It’s been several years since tobacco advertising and sponsorship has been banned and along with the expanding bans on smoking in restaurants and bars the means and ways to communicate their brand messages are becoming more clever and indirect.
In the mid-90’s I was in Singapore for a week and couldn’t help but notice that Dunhill was being advertised everywhere – but not the cigarettes, instead Dunhill was in the business of selling luxury goods including watches, luggage and apparel for men. I am not a smoker but couldn’t but help thinking this was a smart marketing decision because not only did Dunhill get to advertise its brand name it also associated itself with an upper class and distinguished class – which is exactly the target audience for the cigarettes. Of course the history of Alfred Dunhill (which is pipes, luxury goods and cigarettes) preceded the ban on tobacco advertising by 100 years but I was unaware of this at the time and wondered why more tobacco companies weren’t diversifying their product offerings in order to circumvent the ban.
More recently the folks at Marlboro have been using bar codes to communicate the brand on Formula 1 race cars. In Fast Company the article shows the before and after pictures of the race car showing the bar code. Although they have since been forced to remove these bar codes it was still an interesting and subversive way to advertise.
The question is could other brands deliver an effective advertising campaign using these methods, not because they are banned from outright advertising, but instead as a statement to draw attention to their uniqueness and universal appeal. Could brands such as Coca-Cola or Nike do this and get positive feedback? Many would say “why bother?” when they don’t have to. But why not? Nike need only use its swoosh or “Just Do It” slogan and never mention its name and there would be no doubt who it was.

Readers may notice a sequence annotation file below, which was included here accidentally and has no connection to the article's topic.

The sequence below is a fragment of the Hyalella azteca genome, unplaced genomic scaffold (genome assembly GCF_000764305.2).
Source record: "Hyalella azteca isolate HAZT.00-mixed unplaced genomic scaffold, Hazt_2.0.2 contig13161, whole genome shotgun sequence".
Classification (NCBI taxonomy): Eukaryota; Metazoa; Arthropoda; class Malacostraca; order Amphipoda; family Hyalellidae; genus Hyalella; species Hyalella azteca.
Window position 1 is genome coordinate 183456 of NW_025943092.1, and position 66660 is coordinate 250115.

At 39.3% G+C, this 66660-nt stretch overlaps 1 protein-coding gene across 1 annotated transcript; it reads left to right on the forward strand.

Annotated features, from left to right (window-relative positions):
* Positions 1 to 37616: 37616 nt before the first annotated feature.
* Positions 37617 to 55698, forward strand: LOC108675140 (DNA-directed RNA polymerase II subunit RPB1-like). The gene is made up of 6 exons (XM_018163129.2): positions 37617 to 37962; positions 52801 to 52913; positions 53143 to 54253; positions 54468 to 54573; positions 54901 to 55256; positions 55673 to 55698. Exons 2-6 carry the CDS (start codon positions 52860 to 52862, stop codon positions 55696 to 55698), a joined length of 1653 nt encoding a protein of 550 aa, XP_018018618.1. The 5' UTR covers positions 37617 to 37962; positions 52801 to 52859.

If a brand is well immersed in popular culture then the subtle cues may be all that is required to successfully convey the message to the target audience. In other cases using social media to advertise without logo or any semblance of branding often looks less contrived and more grass roots in appeal. While at my previous agency, Creative Link, we did this for our Spectrum Athletic Clubs client by placing a non-branded ad on Facebook for a contest that worked very well and generated a lot of response.
There may also be the added benefit when targeting a unique group or audience that they are “in the know” about a specific brand or product that others are unaware of. Kind of like the secret menu at In-N-Out Burger there is sense of satisfaction that you have the key to the lock which makes you a part of the “In Group”.
At any rate, there are many subtle advertising methods and possibilities that marketers and advertisers should consider employing (when appropriate) to gain a unique advantage in the market place.